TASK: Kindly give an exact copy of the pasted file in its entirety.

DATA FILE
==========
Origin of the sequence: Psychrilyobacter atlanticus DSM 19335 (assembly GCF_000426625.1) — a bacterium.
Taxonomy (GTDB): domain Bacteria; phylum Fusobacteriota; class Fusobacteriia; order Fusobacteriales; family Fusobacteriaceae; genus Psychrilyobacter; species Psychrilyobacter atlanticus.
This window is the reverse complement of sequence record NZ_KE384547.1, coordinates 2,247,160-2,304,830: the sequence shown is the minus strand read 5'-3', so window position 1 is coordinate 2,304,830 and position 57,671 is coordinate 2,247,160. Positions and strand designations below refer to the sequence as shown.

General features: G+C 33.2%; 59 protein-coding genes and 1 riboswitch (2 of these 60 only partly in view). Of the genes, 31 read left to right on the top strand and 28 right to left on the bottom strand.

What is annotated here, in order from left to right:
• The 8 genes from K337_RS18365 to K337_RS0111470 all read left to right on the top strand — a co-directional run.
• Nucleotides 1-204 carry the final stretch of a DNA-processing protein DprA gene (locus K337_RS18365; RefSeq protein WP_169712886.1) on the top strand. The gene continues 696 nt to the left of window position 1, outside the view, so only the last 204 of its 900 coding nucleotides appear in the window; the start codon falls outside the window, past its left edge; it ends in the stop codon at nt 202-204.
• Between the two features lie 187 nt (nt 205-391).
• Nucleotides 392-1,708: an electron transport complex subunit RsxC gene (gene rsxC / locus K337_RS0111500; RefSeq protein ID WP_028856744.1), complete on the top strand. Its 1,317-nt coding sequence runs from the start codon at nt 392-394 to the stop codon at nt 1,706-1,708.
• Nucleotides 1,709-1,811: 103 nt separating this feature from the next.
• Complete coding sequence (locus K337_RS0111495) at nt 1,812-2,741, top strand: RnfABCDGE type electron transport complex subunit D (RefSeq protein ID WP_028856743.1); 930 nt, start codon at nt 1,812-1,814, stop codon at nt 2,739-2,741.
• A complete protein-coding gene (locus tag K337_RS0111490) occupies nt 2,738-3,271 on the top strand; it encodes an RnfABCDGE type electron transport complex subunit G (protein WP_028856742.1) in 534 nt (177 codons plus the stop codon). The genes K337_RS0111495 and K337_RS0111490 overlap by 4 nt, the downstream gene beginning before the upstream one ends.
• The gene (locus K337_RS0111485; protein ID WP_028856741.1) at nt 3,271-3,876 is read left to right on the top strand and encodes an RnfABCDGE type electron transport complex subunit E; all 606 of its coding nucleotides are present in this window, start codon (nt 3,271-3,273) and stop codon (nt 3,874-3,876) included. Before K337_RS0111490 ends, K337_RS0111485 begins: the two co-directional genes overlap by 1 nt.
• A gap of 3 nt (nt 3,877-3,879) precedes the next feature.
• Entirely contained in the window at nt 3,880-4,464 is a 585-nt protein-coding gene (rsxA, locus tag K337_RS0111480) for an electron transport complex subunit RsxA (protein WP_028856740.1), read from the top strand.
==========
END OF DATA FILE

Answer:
Origin of the sequence: Psychrilyobacter atlanticus DSM 19335 (assembly GCF_000426625.1) — a bacterium.
Taxonomy (GTDB): domain Bacteria; phylum Fusobacteriota; class Fusobacteriia; order Fusobacteriales; family Fusobacteriaceae; genus Psychrilyobacter; species Psychrilyobacter atlanticus.
This window is the reverse complement of sequence record NZ_KE384547.1, coordinates 2,247,160-2,304,830: the sequence shown is the minus strand read 5'-3', so window position 1 is coordinate 2,304,830 and position 57,671 is coordinate 2,247,160. Positions and strand designations below refer to the sequence as shown.

General features: G+C 33.2%; 59 protein-coding genes and 1 riboswitch (2 of these 60 only partly in view). Of the genes, 31 read left to right on the top strand and 28 right to left on the bottom strand.

What is annotated here, in order from left to right:
• The 8 genes from K337_RS18365 to K337_RS0111470 all read left to right on the top strand — a co-directional run.
• Nucleotides 1-204 carry the final stretch of a DNA-processing protein DprA gene (locus K337_RS18365; RefSeq protein WP_169712886.1) on the top strand. The gene continues 696 nt to the left of window position 1, outside the view, so only the last 204 of its 900 coding nucleotides appear in the window; the start codon falls outside the window, past its left edge; it ends in the stop codon at nt 202-204.
• Between the two features lie 187 nt (nt 205-391).
• Nucleotides 392-1,708: an electron transport complex subunit RsxC gene (gene rsxC / locus K337_RS0111500; RefSeq protein ID WP_028856744.1), complete on the top strand. Its 1,317-nt coding sequence runs from the start codon at nt 392-394 to the stop codon at nt 1,706-1,708.
• Nucleotides 1,709-1,811: 103 nt separating this feature from the next.
• Complete coding sequence (locus K337_RS0111495) at nt 1,812-2,741, top strand: RnfABCDGE type electron transport complex subunit D (RefSeq protein ID WP_028856743.1); 930 nt, start codon at nt 1,812-1,814, stop codon at nt 2,739-2,741.
• A complete protein-coding gene (locus tag K337_RS0111490) occupies nt 2,738-3,271 on the top strand; it encodes an RnfABCDGE type electron transport complex subunit G (protein WP_028856742.1) in 534 nt (177 codons plus the stop codon). The genes K337_RS0111495 and K337_RS0111490 overlap by 4 nt, the downstream gene beginning before the upstream one ends.
• The gene (locus K337_RS0111485; protein ID WP_028856741.1) at nt 3,271-3,876 is read left to right on the top strand and encodes an RnfABCDGE type electron transport complex subunit E; all 606 of its coding nucleotides are present in this window, start codon (nt 3,271-3,273) and stop codon (nt 3,874-3,876) included. Before K337_RS0111490 ends, K337_RS0111485 begins: the two co-directional genes overlap by 1 nt.
• A gap of 3 nt (nt 3,877-3,879) precedes the next feature.
• Entirely contained in the window at nt 3,880-4,464 is a 585-nt protein-coding gene (rsxA, locus tag K337_RS0111480) for an electron transport complex subunit RsxA (protein WP_028856740.1), read from the top strand.